The First Video That Meant Something To Me: Van Halen's "Panama"

by Stephen Falk

Part of a series for the new Awl Music app.

For a 12-year-old boy, this video had it all: a cool airplane, jumping, kicking, spandex, karate, cops, chest hair, head hair, hot chicks, motorcycles, booze, screaming fans, rhythm gymnastics. It was the perfect music video for the confused sexuality of puberty. My friend Sam and I would watch this video on his VCR and act it out together. If you got to be David Lee Roth, you also had to be Michael Anthony. If you were Eddie Van Halen, you also had to be Alex Van Halen — a measure cooler than Michael Anthony but then again Diamond Dave was a measure cooler than Eddie so the double-casting evened out. To me, Eddie and David were what I hoped an adult male friendship could be: driving around in an awesome car, drinking, acting like goofs, but also leaning on each other tenderly while singing. Aside from epitomizing the androgynous frat boy bonding of the best hair bands, Van Halen spoke to the pure dumb fun of being a guy. No one wanted Van Halen to think. I doubt any pre-teen boys ever acted out the Hagar-era “Right Now” video. (“Right Now Blacks And Whites Don’t Eat Together Very Much.” “Uh, thanks, guys. Party?”) “Panama” could very well be about genocide in Central America, I still don’t know. (Okay, I just looked it up: it’s about a car.) What I do know is that when I got to crawl around the floor acting out that weird spoken bridge about reaching down between your legs and easing the seat back, I felt like I was suddenly let in on what this at-the-time unknown, scary void of impending adulthood and sexuality and being a man was all about. Rewatching the video now, that probably explains a lot.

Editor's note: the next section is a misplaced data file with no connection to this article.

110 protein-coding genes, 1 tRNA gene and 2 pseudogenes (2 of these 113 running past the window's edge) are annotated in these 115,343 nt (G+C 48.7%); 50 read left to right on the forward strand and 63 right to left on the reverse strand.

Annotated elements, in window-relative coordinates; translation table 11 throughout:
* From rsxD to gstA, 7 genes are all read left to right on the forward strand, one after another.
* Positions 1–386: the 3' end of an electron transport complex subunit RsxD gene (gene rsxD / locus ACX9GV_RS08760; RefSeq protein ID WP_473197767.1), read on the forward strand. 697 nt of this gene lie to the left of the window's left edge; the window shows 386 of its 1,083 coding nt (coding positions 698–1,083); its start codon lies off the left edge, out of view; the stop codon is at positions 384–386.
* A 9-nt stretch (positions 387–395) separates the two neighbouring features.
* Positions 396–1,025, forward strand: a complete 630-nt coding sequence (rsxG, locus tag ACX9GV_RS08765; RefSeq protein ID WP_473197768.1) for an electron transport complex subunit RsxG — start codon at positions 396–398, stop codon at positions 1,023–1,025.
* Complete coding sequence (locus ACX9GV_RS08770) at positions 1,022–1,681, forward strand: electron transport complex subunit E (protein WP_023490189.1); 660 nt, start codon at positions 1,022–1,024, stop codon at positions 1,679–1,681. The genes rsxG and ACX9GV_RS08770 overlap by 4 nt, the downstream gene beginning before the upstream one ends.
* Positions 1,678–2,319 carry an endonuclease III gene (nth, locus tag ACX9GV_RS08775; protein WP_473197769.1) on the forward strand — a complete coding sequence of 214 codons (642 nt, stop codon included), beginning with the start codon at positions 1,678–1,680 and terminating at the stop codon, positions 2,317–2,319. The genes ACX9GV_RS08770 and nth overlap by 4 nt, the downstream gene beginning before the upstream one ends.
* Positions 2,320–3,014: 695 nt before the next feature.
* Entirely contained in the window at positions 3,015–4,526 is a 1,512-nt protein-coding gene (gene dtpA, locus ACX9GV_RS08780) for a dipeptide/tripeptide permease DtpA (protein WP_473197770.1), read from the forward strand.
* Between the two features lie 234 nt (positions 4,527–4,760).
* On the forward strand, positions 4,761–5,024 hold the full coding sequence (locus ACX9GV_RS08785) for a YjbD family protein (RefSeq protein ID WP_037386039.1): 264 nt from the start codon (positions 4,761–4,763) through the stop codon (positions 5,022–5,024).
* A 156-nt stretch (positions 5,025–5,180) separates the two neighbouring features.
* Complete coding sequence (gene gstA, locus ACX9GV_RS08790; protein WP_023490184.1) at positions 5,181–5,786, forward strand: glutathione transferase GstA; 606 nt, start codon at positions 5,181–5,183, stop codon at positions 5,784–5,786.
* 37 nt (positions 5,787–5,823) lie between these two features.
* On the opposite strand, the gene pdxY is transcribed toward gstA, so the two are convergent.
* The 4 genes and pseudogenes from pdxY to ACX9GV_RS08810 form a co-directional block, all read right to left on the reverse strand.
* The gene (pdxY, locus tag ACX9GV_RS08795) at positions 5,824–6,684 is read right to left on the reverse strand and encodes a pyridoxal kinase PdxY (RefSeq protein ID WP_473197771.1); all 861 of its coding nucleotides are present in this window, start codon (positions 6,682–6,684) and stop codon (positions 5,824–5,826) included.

Stephen Falk is the creator and executive producer of NBC’s upcoming series “Next Caller.”